At last we can reveal the Tudor Times’ readers' favourite amongst the Six Wives of Henry VIII.
In the top spot, and a clear favourite, is Anne Boleyn - 39.7% of our contributors chose her. This is a not altogether surprising result, as Anne is perennially popular with modern audiences. Here are some of the comments that her supporters made that give a clue to the fascination she still exerts, and the long-lasting effect she had on our history:
‘There's just something about her that speaks to me’
‘She was a feminist before her time and an unnamed, unappreciated mother to the English Protestant movement.’
‘She was outspoken. She knew her mind and I believe she fell victim to the will of men and the hunger for power.’
‘She changed a lot, England would be a totally different place if it was not for her.’
‘Because she is a total badass’
‘Intelligence, glamour, independent, and fearless all rolled into one. What an amazing creature she must have been.’
The next most popular is Katharine of Aragon - with 29.8% of the votes cast, she is also well ahead of the other wives. Her supporters are heartfelt in their admiration, inspired by her personal characteristics:
‘Because she showed great dignity through out her ordeal and she was a truly Royal princess’
‘Love her and her daughter Mary. Both true to oneself and loved by all her country here in Spain’
‘A true queen who kept her faith and class in the midst of being humiliated by her unstable husband. Also performed well as a regent when her husband was away.’
‘She personifies resilience, commitment, duty, and queenliness.’
‘She was a true queen, beloved by people, facing her destiny with dignity, showing skills of a great leader and warrior.’
Perhaps surprisingly, third place has gone to Anne of Cleves – our readers have seen through the chauvinistic ‘Flanders Mare’ image to the woman beneath. Anne claimed 13.6% of the votes.
‘I feel she was a wise women, who given a chance would have been an excellent queen’
‘Intelligent, saw the opportunity to remove herself from an un-winnable situation, and lived a life independent of her brother and her husband. Seems like a good diplomat!’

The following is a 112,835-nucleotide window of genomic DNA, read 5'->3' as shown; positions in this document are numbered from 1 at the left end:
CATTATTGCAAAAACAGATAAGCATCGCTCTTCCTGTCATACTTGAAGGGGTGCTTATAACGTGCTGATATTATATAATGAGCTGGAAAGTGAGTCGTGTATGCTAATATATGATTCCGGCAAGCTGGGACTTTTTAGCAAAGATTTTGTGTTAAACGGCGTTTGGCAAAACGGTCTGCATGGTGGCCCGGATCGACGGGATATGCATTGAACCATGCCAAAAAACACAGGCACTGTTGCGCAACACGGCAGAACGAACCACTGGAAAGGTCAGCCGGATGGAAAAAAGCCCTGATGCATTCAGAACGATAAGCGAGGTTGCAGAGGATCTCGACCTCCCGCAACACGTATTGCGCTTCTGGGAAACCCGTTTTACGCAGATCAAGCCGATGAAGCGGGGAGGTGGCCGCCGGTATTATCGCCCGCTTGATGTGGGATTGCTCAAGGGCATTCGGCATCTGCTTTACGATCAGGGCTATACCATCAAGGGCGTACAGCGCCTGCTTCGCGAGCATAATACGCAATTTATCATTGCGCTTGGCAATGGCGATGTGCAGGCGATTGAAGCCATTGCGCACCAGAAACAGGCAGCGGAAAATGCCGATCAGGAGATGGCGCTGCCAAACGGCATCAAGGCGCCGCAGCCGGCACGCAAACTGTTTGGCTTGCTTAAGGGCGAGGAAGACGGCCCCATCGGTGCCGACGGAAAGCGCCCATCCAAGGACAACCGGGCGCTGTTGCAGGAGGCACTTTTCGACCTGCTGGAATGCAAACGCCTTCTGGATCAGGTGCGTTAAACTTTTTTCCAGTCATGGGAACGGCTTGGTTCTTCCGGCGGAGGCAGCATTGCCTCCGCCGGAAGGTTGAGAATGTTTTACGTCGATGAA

‘She was pragmatic, intelligent and incredibly brave. She lived as a single woman after the annulment, in an age when women had to marry to have any power. She was fantastic!’
She was intelligent and had the sense to get out when the going was good and became Henry's 'sister'
Katherine Parr is fourth place with 11.9% of the vote. Her later problems definitely attract sympathy too – escaping Henry, to have Thomas Seymour betray her!
‘She knew how to handle him and survive at the same time. I'm sorry she didn't have a happier life post Henry ...’
‘She adapted to circumstances well. She managed to outlive Henry and was smart enough even in those tutor times to be a female published author. Shame she married Thomas Seymour as she would have been a formidable dowager Queen.’
‘Highly intelligent, the first queen to publish a book, a survivor who managed not to get her head cut off... And she managed to get the man she wanted in the end.’
Jane Seymour was fifth in our poll, racking up only 3.8%. Most are sympathetic to her early death.
‘He loved her the most and she died in child birth’
‘Even though she was used by her brothers, she reads as a sincere wife whose life ended too soon’
Katheryn Howard has the fewest votes – not surprisingly, given how short her life was, and how sad her end. Nevertheless, she has some fans – 1.2% chose her, feeling compassion for her plight.
‘I have always had a soft spot for Katheryn Howard. I believe she has had the most defamation, I know Anne Boleyn has well, but she's had plenty of champions to come out and defend her and tell her true story and self. I feel Katheryn was a young, kind hearted naive girl who never meant any harm to anyone, she was just desperate for love and attention. And I can personally relate to a young girl who doesn't realize the gravity of her actions until it is far too late. My heart breaks for her everyone I read about her break down and desperate plea for mercy and when I think about her young life and beautiful spirit being broken.’
Our historians, however, have a different view. Although a smaller sample size, the clear favourite was Katherine Parr with 42% of the vote, followed by Katharine of Aragon with 25%, then Anne Boleyn and Anne of Cleves neck and neck (!!) at 17%. No votes for Jane or Katheryn Howard though.
To read their thoughts, see here.